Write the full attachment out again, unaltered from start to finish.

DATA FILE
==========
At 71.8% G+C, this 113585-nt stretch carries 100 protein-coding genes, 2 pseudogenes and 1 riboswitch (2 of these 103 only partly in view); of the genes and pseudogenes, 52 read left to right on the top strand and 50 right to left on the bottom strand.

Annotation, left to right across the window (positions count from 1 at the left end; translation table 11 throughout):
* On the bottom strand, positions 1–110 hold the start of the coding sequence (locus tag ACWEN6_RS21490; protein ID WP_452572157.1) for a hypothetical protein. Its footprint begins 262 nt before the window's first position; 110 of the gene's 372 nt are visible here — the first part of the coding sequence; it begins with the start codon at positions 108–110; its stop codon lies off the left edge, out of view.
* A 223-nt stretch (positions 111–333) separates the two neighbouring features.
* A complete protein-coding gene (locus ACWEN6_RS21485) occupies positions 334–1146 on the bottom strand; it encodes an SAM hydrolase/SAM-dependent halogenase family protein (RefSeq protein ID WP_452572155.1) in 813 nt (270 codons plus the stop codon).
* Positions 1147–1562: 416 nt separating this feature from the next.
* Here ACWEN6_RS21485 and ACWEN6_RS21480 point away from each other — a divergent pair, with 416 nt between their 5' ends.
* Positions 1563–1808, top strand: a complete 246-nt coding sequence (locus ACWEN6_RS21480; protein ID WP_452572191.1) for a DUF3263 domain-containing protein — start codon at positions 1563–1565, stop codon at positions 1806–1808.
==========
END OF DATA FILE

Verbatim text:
At 71.8% G+C, this 113585-nt stretch carries 100 protein-coding genes, 2 pseudogenes and 1 riboswitch (2 of these 103 only partly in view); of the genes and pseudogenes, 52 read left to right on the top strand and 50 right to left on the bottom strand.

Annotation, left to right across the window (positions count from 1 at the left end; translation table 11 throughout):
* On the bottom strand, positions 1–110 hold the start of the coding sequence (locus tag ACWEN6_RS21490; protein ID WP_452572157.1) for a hypothetical protein. Its footprint begins 262 nt before the window's first position; 110 of the gene's 372 nt are visible here — the first part of the coding sequence; it begins with the start codon at positions 108–110; its stop codon lies off the left edge, out of view.
* A 223-nt stretch (positions 111–333) separates the two neighbouring features.
* A complete protein-coding gene (locus ACWEN6_RS21485) occupies positions 334–1146 on the bottom strand; it encodes an SAM hydrolase/SAM-dependent halogenase family protein (RefSeq protein ID WP_452572155.1) in 813 nt (270 codons plus the stop codon).
* Positions 1147–1562: 416 nt separating this feature from the next.
* Here ACWEN6_RS21485 and ACWEN6_RS21480 point away from each other — a divergent pair, with 416 nt between their 5' ends.
* Positions 1563–1808, top strand: a complete 246-nt coding sequence (locus ACWEN6_RS21480; protein ID WP_452572191.1) for a DUF3263 domain-containing protein — start codon at positions 1563–1565, stop codon at positions 1806–1808.